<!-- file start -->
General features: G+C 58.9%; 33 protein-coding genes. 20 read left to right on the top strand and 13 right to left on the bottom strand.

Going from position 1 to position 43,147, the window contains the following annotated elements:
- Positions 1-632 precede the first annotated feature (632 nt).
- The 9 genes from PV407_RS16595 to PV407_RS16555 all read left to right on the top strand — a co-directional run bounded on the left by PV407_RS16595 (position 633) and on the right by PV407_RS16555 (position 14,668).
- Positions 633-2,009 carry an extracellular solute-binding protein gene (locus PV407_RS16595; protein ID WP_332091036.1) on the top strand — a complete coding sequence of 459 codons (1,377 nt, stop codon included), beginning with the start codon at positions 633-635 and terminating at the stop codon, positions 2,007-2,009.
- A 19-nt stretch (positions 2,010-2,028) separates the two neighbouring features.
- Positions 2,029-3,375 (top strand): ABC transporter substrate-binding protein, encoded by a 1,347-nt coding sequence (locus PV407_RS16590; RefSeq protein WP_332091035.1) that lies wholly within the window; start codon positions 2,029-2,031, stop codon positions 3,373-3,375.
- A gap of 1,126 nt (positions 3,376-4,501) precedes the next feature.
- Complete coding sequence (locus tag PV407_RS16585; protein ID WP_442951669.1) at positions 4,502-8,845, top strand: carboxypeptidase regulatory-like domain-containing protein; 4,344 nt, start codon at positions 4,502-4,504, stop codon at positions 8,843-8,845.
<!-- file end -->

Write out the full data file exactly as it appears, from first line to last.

General features: G+C 58.9%; 33 protein-coding genes. 20 read left to right on the top strand and 13 right to left on the bottom strand.

Going from position 1 to position 43,147, the window contains the following annotated elements:
- Positions 1-632 precede the first annotated feature (632 nt).
- The 9 genes from PV407_RS16595 to PV407_RS16555 all read left to right on the top strand — a co-directional run bounded on the left by PV407_RS16595 (position 633) and on the right by PV407_RS16555 (position 14,668).
- Positions 633-2,009 carry an extracellular solute-binding protein gene (locus PV407_RS16595; protein ID WP_332091036.1) on the top strand — a complete coding sequence of 459 codons (1,377 nt, stop codon included), beginning with the start codon at positions 633-635 and terminating at the stop codon, positions 2,007-2,009.
- A 19-nt stretch (positions 2,010-2,028) separates the two neighbouring features.
- Positions 2,029-3,375 (top strand): ABC transporter substrate-binding protein, encoded by a 1,347-nt coding sequence (locus PV407_RS16590; RefSeq protein WP_332091035.1) that lies wholly within the window; start codon positions 2,029-2,031, stop codon positions 3,373-3,375.
- A gap of 1,126 nt (positions 3,376-4,501) precedes the next feature.
- Complete coding sequence (locus tag PV407_RS16585; protein ID WP_442951669.1) at positions 4,502-8,845, top strand: carboxypeptidase regulatory-like domain-containing protein; 4,344 nt, start codon at positions 4,502-4,504, stop codon at positions 8,843-8,845.